Woodford again thank you for the time and patience that you put into these posts in educating us all about the limitations and challenges surrounding reducing journey times especially with the N sets hauled by N class locos. Three aspects you and the gang might find of interest. The first is your observation about how remarkable given the relatively low tractive effort of N class locos as to how they are able to maintain the existing timetable with a relatively heavy train (450 tonnes). Your experience mirrors mine in the very early days of RFR when I had opportunities to ride in the cab of several N class hauled services on the Geelong and Bendigo Lines. The driver commented that his train was definitely accelerating more quickly and subsequently needed a lower throttle setting to maintain track speed and he put this down to reduced rolling resistance with higher quality track and probably a very good wheel/rail interface. Another point I can confirm made by kuldalai is that the NE standard gauge track standard was set up to enable V/Line locomotive hauled trains to operate at 130km/hr in regard to track standard and signal sighting etc, so that option remains open if a more powerful unit was to be used. The next point is CountryLink did submit a proposal for the XPT to be cleared for 160km/hr operation between the various interlockings/crossover locations on the basis that the number of intermediate stops (3) would permit them more sustained higher speed running and hence the potential to get some benefit. (The also proposed a speed restriction regime similar to what is done in NSW to address level crossings).
Going forward I think serious consideration should be given to developing a 2 tiered service when V/Line increases frequency to introducing a faster express with intermediate stops At Seymour, Euroa, Benalla, Wang and Wodonga for say 2 round trips per day and the current stopping pattern with Springhurst removed at 2 round trips per day plus reinstatement of the V/Line-XPT codeshare arrangement for V/Line passengers to access the XPT.
I don't know on the basis of a limited stop-express and a 3,000HP unit running at up to 130km/hr if that brings any meaningful journey time improvement but often perception can be stronger than reality!!!! Thanks again for your interesting posts
A number of points............
First thank you for your kind remarks, I have always taken great care to try and provide good clear information, because in the final analysis the only thing the matters in trying to bring about a better world is the. best possible understanding of the problems.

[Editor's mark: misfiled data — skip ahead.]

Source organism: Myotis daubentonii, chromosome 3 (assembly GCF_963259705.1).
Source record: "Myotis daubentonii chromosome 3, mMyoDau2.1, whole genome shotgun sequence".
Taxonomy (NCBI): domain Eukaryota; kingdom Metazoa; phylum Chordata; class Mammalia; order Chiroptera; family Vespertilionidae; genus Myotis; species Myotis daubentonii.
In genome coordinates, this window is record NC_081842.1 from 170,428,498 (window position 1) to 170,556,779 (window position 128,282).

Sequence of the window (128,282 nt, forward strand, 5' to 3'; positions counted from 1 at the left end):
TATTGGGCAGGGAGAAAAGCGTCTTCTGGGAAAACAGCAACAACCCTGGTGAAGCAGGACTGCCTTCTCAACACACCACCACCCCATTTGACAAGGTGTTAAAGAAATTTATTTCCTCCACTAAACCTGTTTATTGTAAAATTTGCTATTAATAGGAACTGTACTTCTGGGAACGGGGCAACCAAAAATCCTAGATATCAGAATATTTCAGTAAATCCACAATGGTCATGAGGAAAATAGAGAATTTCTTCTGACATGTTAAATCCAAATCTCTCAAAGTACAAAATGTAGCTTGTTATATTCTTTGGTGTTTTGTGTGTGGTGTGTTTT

I myself have no direct experience with the loco's although I have driven both a steamer and a diesel hydralic loco. The analysis provided is mathematical in nature based on the well known "Davis" equations, although in this case the parameters have been adjusted to reflect the real performance of the VLocity 's and the N loco and N cars sets. I having done detailed timings of both of these and reverse enginneered these timing figures to produce the correct parrameters fro the equations. The better performance of the loco's you mentioned is probably the result of the much smoother track, the undulations of the older track require energy to over come and the only source of this is the loco it self, Note:These undulations take far more energy than you would think.
This side of it is beyond mathematics, as it requires a massively detailed model of the track and at least the suspension of the loco and one would require a render farm for the commputations.
My main source of information on the regauging project came from a Seymour driver (since retired) that I had a length conversation with before I joined Railpage (ie well before the project got under way). He was as it turned out almost completely accurate. One thing he did say that was the ARTC was NOT interested at all in any speeds above 115kph and Victoria (VLine) had to fight hard for 130kph. Even then from my own observations the original signal install was for 115kph to NSW standards, Victoria was VERY pissed off over this and well an truly dug in there heels until ARTC came up with the correct goods.
AS far as I am concerned every one can completely forget about 160kph running, the line simply NOT being straight enough (the Creighton hills and the Glenrowan pass at least for example) to allow extensive 160kph running even IF someone could talk ARTC into such running.
From my work I believe for any kind of 130kph service one would need at LEAST 5000bhp on a 6 car train, for really effective 160kph running on lines like there are in Australia one would require 8000 to 10000 bhp. To be able to climb hills and accelarte above 130kph requires massive amounts of power.